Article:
Stanford Distances Itself From Professor's Discriminatory Remarks
Stanford University has distanced itself from controversial remarks made by a faculty member regarding the prospects for Iranians to be admitted to the school.
Washington, DC – Stanford University has distanced itself from controversial remarks made by a faculty member regarding the prospects for Iranians to be admitted to the school.
Dr. Jefferey Ullman, a professor emeritus in Stanford’s Computer Science department, wrote in November 2010 to an Iranian student seeking admission, “even if I were in a position to help, I will not help Iranian students until Iran recognizes and respects Israel as the land of the Jewish people.” The professor went on to write, “If Iranians want the benefits of Stanford and other institutions in the US, they have to respect the values we hold in the US…”
Prominent and members of the Iranian-American community, including top business leaders and academics, have sent letters calling for Stanford to denounce the professor’s remarks. NIAC sent a letter to Stanford’s president last week calling for the university to clarify its position regarding the remarks and to take disciplinary measures against the professor.
In a response to NIAC, the Stanford Computer Science Department Chair wrote, “Professor Ullman's political views represent his personal opinions and not those of Stanford University. Stanford does not discriminate on the basis of gender, nationality, race, or religion in its admissions process.”
NIAC Policy Director Jamal Abdi said the organization is encouraged by Stanford’s comments distancing the university from Ullman’s views, but that further measures are needed to ensure the professor’s remarks have not translated to discrimination in the admissions process or in the classroom.
“Stanford has been a friend of Iranian students and the Iranian-American community for many years,” said Abdi. “Our interest is to work with university to help ensure this professor does not undermine the institution’s values or in any way jeopardize Stanford’s long history of positive and mutually beneficial relations with international students from Iran and the Iranian-American community.”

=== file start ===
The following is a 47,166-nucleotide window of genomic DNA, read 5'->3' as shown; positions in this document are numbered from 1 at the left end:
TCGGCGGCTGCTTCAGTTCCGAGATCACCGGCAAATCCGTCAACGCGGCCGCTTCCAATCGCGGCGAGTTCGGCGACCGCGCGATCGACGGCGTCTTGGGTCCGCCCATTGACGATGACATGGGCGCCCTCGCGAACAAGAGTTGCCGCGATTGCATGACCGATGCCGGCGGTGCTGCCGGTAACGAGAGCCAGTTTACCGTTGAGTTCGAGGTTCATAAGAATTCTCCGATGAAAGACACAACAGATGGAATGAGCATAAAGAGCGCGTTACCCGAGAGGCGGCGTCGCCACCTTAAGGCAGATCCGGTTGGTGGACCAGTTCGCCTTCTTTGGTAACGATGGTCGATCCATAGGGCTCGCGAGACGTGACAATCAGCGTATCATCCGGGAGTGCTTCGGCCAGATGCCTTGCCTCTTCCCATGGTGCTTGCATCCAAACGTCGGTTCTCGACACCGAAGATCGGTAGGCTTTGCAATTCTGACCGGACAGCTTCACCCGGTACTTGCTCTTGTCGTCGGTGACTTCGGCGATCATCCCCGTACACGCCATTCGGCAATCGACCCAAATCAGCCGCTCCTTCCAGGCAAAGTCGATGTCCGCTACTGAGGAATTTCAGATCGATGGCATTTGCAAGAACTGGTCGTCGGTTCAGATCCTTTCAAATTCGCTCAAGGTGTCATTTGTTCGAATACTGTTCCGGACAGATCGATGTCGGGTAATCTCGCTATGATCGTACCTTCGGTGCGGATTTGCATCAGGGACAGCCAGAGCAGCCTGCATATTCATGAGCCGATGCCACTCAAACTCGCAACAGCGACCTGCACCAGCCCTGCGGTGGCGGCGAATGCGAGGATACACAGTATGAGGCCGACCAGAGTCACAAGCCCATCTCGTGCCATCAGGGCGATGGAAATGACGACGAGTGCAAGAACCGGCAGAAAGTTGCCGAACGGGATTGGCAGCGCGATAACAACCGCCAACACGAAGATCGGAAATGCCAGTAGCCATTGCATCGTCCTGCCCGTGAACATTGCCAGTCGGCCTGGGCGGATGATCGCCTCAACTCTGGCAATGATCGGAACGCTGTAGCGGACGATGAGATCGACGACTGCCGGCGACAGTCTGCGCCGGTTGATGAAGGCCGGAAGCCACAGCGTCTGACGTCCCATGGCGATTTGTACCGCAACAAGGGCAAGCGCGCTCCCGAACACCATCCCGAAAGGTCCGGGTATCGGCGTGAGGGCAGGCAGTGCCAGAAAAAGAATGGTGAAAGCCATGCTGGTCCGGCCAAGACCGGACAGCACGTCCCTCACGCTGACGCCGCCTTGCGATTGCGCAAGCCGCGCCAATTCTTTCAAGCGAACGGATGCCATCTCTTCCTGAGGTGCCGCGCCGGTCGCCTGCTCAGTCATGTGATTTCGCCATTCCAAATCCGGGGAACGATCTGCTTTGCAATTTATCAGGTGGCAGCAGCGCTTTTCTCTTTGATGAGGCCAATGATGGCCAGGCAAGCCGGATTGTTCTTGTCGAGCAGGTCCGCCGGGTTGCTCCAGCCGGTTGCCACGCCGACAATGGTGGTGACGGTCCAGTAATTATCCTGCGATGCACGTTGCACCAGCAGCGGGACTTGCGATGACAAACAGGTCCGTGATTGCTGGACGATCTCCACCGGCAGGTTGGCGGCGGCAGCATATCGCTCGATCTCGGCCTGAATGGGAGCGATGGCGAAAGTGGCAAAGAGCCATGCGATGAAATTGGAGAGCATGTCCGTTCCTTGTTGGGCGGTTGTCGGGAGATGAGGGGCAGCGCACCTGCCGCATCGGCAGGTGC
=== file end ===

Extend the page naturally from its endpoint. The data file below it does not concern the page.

Dr. Fredun Hojabbri, the former Professor and Academic-Vice Chancellor of Sharif University of Technology who first raised this issue, has urged that Stanford initiate an internal investigation of the admission procedures for Stanford’s Computer Science Department.
Similarly, the Cornell Iranian Student Organization has written to Stanford calling for the university “to evaluate the professor’s influence on admitting students to the CS department and to launch a formal investigation to find if any discriminatory actions have been taken along these views held by Dr. Ullman...”
Reports of the professor’s remarks have generated concern within the Iranian-American community, the academic community, and in the Middle East. The Chronicle for Higher Education, the premiere journal for the university community, reported on NIAC’s efforts to address the controversy, as has the Stanford Daily, the Dubai-based Gulf News, and other political blogs and university periodicals.
Dr. Ullman has acknowledged that he should have been clearer in his email. “I probably should have prefixed the comment with ‘in my opinion’,” he writes on his webpage, but asserts that he is not involved in Stanford’s admissions process. He has also explained on his webpage that his views do not interfere with his work in the classroom because “when I grade my class, I do so from a spreadsheet that omits names.”
But Ullman has also expressed surprise at Stanford’s reaction to the controversy, telling the Stanford Daily, “I’d really appreciate more support from the University on this,” and framing NIAC’s efforts as “an attempt to censor a faculty member.” He defended his correspondence with Iranian students saying, “I don’t believe an Iranian student, however bright they may be, is going to get a true picture of the issue. I was just trying to show him the Israeli side of the story.”
Those involved in the issue have emphasized that the professor’s right to free speech is not in question. “NIAC’s work to promote and expand free speech stands on its own, whether it has been to increase civic participation here among Iranian Americans or to support human rights in Iran so that the Iranian people can exercise their right to political dissent,” said Abdi. “Our message on this situation has been clear: this professor has the right to hold his own views, but that doesn't include the right to discrimate against those who seek admission to his department.”